The Grand Miracle

If you’ve heard a sermon on the incarnation in a conservative evangelical circle I suspect there’s a high chance the preacher quoted C.S Lewis to refer to the Son of God condescending to take on flesh as “the Grand Miracle.”

He is our patron saint, after all—despite not being one of us—so the reference is almost obligatory.

But I do wonder if we’ve actively considered what that means. We become used to the idea that God became Man and instead place our surprise on the crucifixion or, most likely, on the resurrection.

Let’s reckon with that stunning truth though—because if we truly believe that God became Man, that Jesus was and is incarnate deity, God of God, Light of Light, then the resurrection isn’t surprising, it’s obvious.

A man coming back from death is surprising, and impossible. A man walking out of the back of death is a bigger claim, and it’s preposterous. Let’s not domesticate the resurrection by suggesting we mean anything less than the latter. But the God-Man? If you killed him what exactly did you expect to happen?

He’d shown us throughout his life that when he touched the unclean he didn’t become unclean, instead it became clean (Luke 7-8). When Life touched Death did we really think anything else would happen but Death’s utter undoing? That knotted mess of a thousand toxic tendrils that gripped every person who had ever lived like a bloated spider hoarding her kill, all of it burned up from a moment’s contact with the consuming fire—with Life.

But the idea that the Creator would take on the form, and the being, of a creature? This is something else. That the incomprehensible God who is complete in everything he does would become something that could be called ‘something’, something that could lack? This is madness to the ear. That the God who is simply is, who is the source of all being, the only one who truly ‘exists’ because our existence and his really need to sit in different categories entirely (his is ultimate, ours derived)—that this one would become part of the creation? What does that even mean? That the God who has no parts, who does not change, who does not engage in flights of emotion but whose love is a burning constant stronger than time—that he would become a man?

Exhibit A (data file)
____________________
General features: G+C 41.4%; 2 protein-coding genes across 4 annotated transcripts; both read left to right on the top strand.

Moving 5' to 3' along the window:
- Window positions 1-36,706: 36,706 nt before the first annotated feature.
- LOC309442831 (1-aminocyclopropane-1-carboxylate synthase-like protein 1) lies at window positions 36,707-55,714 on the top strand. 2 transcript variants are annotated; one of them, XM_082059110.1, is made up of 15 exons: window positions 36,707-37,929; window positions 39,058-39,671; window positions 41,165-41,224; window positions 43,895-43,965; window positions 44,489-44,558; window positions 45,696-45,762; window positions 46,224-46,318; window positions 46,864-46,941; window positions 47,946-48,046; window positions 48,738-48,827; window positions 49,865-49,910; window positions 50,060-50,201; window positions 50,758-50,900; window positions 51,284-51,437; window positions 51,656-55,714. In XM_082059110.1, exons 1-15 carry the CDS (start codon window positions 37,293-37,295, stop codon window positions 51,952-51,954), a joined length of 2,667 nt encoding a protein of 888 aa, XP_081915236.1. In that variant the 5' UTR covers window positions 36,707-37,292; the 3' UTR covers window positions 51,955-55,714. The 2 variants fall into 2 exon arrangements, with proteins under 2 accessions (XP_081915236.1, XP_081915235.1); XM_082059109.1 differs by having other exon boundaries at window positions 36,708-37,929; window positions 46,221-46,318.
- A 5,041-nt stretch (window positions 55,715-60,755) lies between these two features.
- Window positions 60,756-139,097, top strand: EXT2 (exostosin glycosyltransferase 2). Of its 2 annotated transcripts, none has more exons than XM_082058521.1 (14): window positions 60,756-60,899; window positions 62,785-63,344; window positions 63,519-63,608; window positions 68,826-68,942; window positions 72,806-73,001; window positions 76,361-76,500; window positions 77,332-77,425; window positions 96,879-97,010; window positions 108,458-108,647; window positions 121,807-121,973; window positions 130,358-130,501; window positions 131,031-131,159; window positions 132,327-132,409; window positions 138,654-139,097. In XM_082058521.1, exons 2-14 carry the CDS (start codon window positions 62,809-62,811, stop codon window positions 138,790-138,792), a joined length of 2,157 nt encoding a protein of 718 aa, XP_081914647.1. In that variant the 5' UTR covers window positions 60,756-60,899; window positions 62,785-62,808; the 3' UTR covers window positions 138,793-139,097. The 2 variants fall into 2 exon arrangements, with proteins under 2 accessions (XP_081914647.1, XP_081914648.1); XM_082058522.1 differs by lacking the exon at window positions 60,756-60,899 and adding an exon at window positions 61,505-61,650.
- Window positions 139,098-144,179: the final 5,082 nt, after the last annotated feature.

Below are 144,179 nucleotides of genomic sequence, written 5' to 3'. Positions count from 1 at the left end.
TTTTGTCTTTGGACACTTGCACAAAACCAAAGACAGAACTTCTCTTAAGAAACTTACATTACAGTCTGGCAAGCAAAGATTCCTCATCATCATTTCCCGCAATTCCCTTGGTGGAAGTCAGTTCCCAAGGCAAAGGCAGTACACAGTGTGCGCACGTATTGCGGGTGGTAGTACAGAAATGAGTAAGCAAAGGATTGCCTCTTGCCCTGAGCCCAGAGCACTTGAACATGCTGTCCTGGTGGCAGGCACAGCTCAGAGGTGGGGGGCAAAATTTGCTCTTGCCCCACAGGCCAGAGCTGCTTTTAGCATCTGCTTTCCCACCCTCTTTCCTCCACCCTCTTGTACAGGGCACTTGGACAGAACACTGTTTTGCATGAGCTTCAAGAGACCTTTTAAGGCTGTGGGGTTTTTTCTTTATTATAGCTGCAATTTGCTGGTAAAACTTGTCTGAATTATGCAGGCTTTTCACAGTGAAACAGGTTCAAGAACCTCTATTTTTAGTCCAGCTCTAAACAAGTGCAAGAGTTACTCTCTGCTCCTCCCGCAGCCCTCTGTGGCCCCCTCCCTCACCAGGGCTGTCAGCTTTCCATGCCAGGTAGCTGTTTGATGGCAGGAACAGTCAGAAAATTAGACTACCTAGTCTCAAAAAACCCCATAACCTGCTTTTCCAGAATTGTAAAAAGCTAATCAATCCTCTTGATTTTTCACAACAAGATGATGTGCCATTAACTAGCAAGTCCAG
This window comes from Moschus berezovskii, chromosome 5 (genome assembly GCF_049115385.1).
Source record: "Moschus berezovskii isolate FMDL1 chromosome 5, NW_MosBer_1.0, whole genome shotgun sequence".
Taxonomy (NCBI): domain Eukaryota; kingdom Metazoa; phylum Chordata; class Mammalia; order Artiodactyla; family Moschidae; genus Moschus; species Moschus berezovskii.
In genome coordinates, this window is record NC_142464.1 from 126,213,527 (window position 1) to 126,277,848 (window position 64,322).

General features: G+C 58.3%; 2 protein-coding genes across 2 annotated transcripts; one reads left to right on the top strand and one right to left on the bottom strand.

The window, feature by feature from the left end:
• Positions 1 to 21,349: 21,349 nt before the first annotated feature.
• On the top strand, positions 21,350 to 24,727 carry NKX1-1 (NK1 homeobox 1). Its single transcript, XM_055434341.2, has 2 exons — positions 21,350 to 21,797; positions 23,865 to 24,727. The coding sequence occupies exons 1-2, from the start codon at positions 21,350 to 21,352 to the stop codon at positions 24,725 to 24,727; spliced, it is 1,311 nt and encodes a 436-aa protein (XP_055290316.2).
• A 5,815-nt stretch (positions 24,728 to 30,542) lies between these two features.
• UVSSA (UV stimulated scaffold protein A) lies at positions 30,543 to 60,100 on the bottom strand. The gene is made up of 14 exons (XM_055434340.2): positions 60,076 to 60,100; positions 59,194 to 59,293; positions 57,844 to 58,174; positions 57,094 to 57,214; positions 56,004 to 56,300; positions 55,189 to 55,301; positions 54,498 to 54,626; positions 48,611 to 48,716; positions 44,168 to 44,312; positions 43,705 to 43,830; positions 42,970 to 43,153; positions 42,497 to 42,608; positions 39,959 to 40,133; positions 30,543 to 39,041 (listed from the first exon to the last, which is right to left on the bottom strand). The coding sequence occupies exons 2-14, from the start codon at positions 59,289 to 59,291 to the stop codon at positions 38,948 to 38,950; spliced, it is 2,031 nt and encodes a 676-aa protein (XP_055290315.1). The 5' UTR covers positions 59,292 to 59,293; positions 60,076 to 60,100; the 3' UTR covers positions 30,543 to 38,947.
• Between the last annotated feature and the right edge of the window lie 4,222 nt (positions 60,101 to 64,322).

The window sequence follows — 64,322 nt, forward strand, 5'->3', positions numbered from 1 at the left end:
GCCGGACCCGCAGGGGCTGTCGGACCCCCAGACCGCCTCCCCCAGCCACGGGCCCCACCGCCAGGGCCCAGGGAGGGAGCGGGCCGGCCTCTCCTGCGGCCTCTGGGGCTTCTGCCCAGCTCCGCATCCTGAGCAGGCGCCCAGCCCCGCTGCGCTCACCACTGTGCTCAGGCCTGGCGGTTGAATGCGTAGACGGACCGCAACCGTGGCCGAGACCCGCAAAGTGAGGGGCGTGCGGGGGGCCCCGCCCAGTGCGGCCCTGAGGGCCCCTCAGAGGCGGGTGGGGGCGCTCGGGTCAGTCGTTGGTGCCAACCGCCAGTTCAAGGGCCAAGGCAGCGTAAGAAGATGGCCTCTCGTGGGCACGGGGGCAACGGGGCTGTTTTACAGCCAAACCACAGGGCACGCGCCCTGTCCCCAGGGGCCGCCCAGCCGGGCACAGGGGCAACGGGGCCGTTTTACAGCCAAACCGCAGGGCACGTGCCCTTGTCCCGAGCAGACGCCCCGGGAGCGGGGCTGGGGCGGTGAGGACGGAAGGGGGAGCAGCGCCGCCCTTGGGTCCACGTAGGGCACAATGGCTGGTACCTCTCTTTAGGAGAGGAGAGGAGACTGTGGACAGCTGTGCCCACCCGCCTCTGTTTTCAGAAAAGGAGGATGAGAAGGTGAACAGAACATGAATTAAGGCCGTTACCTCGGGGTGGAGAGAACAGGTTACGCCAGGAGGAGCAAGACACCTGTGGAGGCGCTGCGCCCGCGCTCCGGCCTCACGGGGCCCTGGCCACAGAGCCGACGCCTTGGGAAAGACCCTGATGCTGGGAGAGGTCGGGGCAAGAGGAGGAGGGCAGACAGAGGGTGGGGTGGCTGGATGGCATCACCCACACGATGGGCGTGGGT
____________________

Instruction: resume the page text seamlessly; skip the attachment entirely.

And do all this without compromising who he is? Yahweh remains the source of being, the immortal Creator, God who never changes, constant in his justice, his wisdom, and his love. And also human.

That the Lord of Time would enter time? Step into history?

“The incarnation is like a dagger thrust into the weft of human history”

Edwyn Hoskyns

Time changed when his head crowned and the baby wailed. The earth shuddered as he learned to walk. His mother’s heart was sustained by his divine will as he suckled at her breast. This is the unthinkable arrival of the Author in the very central pages of the story.

It is too large for us.

So meditate on these truths for they change everything. When you eat your Christmas dinner perhaps spare a thought between hearing some terrible cracker jokes for this: when the divine entered the world he elevated the creation. Which means that the turkey you’re tucking into is somehow more than it was before he did. It’s tastier, even if you overcooked it and it went dry, it’s holier, even if your Christmas celebrations are just plain fun rather than overtly religious, and it’s done to the glory of God simply because you say thanks—and I don’t mean a formal prayer, but a small moue of thanks in your heart is enough to elevate what you do to a sliver of a foretaste of the age that is to come.

And more, because he gave us a meal, all tables are sanctified by the Lord’s action. There is something holy about eating together. Are all meals the body of Christ? Of course not. But because one is, the rest are lifted up.

Because the Lord walked the earth the world glimmers with his majesty, hidden though it was in the main. It still glimmers. The world groans in childbirth for the new earth she will birth (Romans 8), she knows that the Lord has changed her: heaven touched earth and she pregnant with the future.

So, meditate on these truths. But don’t be pious about it. Eat drink and be merry, for tomorrow we… live.

Photo by Artem Sapegin on Unsplash

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